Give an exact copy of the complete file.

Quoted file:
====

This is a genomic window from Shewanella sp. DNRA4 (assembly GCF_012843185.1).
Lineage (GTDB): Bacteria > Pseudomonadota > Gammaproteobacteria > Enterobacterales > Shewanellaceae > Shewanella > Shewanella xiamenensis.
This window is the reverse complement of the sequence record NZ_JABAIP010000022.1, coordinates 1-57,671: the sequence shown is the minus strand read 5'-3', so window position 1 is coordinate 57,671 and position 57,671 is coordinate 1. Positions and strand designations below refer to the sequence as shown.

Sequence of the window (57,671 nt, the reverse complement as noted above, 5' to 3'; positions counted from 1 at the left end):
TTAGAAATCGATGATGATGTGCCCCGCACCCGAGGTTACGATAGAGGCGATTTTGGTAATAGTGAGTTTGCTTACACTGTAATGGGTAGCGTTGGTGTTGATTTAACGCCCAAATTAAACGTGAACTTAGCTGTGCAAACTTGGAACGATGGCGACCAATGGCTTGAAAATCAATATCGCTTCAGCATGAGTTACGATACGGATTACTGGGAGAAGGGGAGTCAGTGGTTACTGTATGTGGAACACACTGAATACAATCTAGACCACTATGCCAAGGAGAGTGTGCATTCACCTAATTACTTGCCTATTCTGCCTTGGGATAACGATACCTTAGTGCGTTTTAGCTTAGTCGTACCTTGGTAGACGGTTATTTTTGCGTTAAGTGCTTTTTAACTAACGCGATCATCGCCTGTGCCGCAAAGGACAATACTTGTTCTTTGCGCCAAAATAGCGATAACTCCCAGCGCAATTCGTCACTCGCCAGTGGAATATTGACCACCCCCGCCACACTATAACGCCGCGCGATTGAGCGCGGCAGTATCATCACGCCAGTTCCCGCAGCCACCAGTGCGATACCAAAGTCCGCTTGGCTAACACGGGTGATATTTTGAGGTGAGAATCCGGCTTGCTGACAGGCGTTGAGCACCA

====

This is a genomic window from Shewanella sp. DNRA4 (assembly GCF_012843185.1).
Lineage (GTDB): Bacteria > Pseudomonadota > Gammaproteobacteria > Enterobacterales > Shewanellaceae > Shewanella > Shewanella xiamenensis.
This window is the reverse complement of the sequence record NZ_JABAIP010000022.1, coordinates 1-57,671: the sequence shown is the minus strand read 5'-3', so window position 1 is coordinate 57,671 and position 57,671 is coordinate 1. Positions and strand designations below refer to the sequence as shown.

Sequence of the window (57,671 nt, the reverse complement as noted above, 5' to 3'; positions counted from 1 at the left end):
TTAGAAATCGATGATGATGTGCCCCGCACCCGAGGTTACGATAGAGGCGATTTTGGTAATAGTGAGTTTGCTTACACTGTAATGGGTAGCGTTGGTGTTGATTTAACGCCCAAATTAAACGTGAACTTAGCTGTGCAAACTTGGAACGATGGCGACCAATGGCTTGAAAATCAATATCGCTTCAGCATGAGTTACGATACGGATTACTGGGAGAAGGGGAGTCAGTGGTTACTGTATGTGGAACACACTGAATACAATCTAGACCACTATGCCAAGGAGAGTGTGCATTCACCTAATTACTTGCCTATTCTGCCTTGGGATAACGATACCTTAGTGCGTTTTAGCTTAGTCGTACCTTGGTAGACGGTTATTTTTGCGTTAAGTGCTTTTTAACTAACGCGATCATCGCCTGTGCCGCAAAGGACAATACTTGTTCTTTGCGCCAAAATAGCGATAACTCCCAGCGCAATTCGTCACTCGCCAGTGGAATATTGACCACCCCCGCCACACTATAACGCCGCGCGATTGAGCGCGGCAGTATCATCACGCCAGTTCCCGCAGCCACCAGTGCGATACCAAAGTCCGCTTGGCTAACACGGGTGATATTTTGAGGTGAGAATCCGGCTTGCTGACAGGCGTTGAGCACCA